n Education as Change - Is it possible to base systemic curriculum reform on principles of social justice?
|Article Title||Is it possible to base systemic curriculum reform on principles of social justice?|
|© Publisher:||UNISA Press|
|Journal||Education as Change|
|Author||Kenneth M. Karikan and Anitha Ramsuran|
|Publication Date||Dec 2006|
|Pages||3 - 16|
|Keyword(s)||Curriculum, Reform and Social justice|
ISI Social Science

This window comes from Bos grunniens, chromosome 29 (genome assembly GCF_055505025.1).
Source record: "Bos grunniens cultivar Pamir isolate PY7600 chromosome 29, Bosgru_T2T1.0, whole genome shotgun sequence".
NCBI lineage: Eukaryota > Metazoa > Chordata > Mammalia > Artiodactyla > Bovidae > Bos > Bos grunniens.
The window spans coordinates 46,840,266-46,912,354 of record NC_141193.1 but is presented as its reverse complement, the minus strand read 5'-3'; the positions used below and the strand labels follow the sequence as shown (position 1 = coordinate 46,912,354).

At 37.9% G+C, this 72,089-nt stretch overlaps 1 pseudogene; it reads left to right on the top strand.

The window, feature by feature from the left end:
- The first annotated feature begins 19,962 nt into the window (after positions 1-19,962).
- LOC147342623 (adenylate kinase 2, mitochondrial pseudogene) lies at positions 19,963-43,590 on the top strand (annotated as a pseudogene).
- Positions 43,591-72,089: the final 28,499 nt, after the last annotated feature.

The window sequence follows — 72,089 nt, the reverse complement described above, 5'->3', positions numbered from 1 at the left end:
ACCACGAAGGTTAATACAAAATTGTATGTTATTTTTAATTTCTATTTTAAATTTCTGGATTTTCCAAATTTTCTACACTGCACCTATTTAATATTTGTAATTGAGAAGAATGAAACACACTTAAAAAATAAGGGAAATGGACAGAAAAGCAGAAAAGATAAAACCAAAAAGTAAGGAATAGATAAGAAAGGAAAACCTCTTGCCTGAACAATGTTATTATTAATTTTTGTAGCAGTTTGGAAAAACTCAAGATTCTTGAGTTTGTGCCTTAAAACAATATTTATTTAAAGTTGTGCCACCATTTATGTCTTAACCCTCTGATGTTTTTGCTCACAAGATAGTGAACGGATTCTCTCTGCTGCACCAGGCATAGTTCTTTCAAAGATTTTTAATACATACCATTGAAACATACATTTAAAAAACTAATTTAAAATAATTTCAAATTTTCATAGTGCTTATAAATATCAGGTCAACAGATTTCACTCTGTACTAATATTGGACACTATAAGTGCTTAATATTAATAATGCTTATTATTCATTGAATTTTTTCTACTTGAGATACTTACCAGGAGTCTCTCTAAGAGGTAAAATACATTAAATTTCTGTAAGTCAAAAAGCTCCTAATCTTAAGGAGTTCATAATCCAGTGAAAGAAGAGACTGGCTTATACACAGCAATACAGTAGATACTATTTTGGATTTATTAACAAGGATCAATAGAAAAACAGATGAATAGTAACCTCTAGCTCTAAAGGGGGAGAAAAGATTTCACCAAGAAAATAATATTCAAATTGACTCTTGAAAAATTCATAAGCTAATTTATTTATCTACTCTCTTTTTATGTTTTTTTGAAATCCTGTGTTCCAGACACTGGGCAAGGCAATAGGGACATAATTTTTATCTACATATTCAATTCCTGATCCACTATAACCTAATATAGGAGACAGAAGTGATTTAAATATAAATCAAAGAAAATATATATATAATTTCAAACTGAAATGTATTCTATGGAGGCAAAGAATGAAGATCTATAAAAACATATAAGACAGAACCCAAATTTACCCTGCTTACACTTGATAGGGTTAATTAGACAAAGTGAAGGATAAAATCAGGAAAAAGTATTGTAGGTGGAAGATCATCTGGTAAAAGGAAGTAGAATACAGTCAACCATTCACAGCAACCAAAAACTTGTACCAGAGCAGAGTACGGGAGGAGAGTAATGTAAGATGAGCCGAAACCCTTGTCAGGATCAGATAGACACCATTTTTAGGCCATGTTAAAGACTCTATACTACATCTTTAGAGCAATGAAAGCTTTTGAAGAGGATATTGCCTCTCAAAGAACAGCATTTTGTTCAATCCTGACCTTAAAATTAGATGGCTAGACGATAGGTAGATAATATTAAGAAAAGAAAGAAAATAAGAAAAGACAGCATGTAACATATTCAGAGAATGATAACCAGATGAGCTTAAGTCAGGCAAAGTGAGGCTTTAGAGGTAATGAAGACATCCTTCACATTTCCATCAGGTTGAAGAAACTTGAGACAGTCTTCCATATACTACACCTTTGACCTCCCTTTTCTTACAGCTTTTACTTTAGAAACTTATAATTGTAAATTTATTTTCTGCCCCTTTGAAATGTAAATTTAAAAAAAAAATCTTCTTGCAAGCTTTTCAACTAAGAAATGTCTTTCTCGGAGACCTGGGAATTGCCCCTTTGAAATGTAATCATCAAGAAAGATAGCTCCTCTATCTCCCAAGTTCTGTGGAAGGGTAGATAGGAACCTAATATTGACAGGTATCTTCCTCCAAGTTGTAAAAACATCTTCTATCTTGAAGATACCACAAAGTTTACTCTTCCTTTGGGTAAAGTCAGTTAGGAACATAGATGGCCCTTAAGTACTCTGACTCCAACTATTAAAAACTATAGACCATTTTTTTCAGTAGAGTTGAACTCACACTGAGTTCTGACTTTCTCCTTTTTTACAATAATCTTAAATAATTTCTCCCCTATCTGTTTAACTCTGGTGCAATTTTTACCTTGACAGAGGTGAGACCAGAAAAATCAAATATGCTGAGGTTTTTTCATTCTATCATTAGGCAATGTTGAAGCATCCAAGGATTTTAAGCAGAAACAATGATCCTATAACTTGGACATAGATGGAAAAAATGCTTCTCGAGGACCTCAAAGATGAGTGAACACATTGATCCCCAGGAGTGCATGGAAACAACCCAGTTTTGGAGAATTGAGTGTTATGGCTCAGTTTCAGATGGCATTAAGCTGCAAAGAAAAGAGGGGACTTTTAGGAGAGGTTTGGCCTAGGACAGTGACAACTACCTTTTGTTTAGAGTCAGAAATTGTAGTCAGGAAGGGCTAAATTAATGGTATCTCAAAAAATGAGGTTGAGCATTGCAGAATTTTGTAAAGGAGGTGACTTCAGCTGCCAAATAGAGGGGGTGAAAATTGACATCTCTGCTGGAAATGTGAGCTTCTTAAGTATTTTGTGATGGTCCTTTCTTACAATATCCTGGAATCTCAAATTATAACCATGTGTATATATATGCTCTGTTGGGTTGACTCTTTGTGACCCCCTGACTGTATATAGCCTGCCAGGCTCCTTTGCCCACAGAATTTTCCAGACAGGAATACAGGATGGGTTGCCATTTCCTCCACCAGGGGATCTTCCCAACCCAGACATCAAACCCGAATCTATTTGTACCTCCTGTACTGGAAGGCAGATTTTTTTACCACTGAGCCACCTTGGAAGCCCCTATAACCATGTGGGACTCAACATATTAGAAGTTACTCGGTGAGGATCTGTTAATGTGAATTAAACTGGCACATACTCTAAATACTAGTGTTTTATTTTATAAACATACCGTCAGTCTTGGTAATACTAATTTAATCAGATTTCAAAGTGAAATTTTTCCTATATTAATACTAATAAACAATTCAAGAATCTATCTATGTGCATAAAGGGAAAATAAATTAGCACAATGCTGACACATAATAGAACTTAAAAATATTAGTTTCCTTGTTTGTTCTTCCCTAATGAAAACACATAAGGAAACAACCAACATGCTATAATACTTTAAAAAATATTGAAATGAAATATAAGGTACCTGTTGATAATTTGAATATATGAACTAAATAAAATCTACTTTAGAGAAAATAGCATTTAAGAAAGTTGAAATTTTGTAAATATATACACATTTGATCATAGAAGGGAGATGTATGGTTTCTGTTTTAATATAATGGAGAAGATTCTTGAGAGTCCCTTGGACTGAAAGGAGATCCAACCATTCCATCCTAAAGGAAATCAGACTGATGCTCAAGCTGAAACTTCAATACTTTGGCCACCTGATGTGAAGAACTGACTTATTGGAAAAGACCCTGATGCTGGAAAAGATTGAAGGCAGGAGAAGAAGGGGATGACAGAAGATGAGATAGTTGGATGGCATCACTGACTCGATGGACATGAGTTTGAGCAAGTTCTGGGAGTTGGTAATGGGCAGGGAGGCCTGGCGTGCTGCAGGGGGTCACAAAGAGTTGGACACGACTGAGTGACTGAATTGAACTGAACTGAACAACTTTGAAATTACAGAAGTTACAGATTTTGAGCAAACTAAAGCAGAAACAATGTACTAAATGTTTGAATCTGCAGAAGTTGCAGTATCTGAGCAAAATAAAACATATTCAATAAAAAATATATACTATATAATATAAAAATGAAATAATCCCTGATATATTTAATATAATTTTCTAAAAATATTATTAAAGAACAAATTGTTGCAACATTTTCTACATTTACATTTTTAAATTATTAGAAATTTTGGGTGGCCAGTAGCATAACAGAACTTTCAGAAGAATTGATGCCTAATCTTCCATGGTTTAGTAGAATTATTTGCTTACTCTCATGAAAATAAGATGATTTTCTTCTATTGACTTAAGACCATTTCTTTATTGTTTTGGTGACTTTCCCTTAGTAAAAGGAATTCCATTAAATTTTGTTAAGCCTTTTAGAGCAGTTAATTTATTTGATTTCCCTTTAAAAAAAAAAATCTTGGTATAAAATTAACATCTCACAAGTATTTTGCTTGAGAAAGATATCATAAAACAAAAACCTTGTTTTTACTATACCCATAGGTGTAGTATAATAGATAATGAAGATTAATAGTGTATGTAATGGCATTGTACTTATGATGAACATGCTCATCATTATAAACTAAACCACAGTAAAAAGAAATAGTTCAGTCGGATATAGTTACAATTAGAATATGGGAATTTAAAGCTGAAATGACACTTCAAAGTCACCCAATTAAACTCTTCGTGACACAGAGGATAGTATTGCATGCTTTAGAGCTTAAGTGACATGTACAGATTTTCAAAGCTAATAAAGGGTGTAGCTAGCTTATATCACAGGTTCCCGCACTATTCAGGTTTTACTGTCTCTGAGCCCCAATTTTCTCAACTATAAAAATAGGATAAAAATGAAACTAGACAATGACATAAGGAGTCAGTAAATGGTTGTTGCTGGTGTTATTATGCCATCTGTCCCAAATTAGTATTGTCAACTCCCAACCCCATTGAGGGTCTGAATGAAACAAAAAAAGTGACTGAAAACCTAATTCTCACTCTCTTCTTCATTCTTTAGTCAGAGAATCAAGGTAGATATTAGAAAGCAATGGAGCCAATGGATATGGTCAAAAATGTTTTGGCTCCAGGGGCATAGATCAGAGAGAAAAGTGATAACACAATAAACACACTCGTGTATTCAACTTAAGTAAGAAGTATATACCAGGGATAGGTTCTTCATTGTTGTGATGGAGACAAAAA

In 1998 Willis and Johnson (1998) asked the question in the title of this paper of the Australian curriculum. In 2005 we want to ask the same of two related curriculum development processes in South Africa: Curriculum 2005 (C2005) in 1997, and the Revised National Curriculum Statements (RNCS) in 2002. In this paper we want to argue that, firstly, given South Africa's apartheid history, an affirmative response to such a question is not only possible but necessary. Secondly, the curriculum policies not only embody the principles of social justice, but articulate a pluralistic notion of social justice. Thirdly, within this pluralistic notion of social justice the policy statements gloss over the tensions in the achievement of social justice. This paper uses an analytic framework used by Gewirtz (2000, 2002) and Power and Gewirtz (2001), that identifies three facets of social in/justice: distributive, cultural and associational, in analyzing Natural Science Curriculum statements and interviews with policymakers who wrote them. This paper uses three concepts: inclusion, achievement of equity and common outcomes, to show how the policy process and the resulting documents express social justice, democracy, social critique and empowerment. The findings reveal six tensions in the potential of the policy in achieving its aims of social justice: the discourse-narrowing stakeholder processes and the expertise / experience driven processes; highly specified, common content and skill outcomes and broadly defined or generic statements of learning goals that lend themselves to local interpretation; social control through centralized assessment and accountability and local freedom through localization of assessment; the equity gains of localized curriculum and the difficulties many teachers have with this and their preference for a centralized, one-size-fits-all curriculum; curriculum integration and alternative forms of knowing and discipline-based conceptual coherence; and the possible unproductive onsequences of a shift in authority patterns and the social justice gains it may create.
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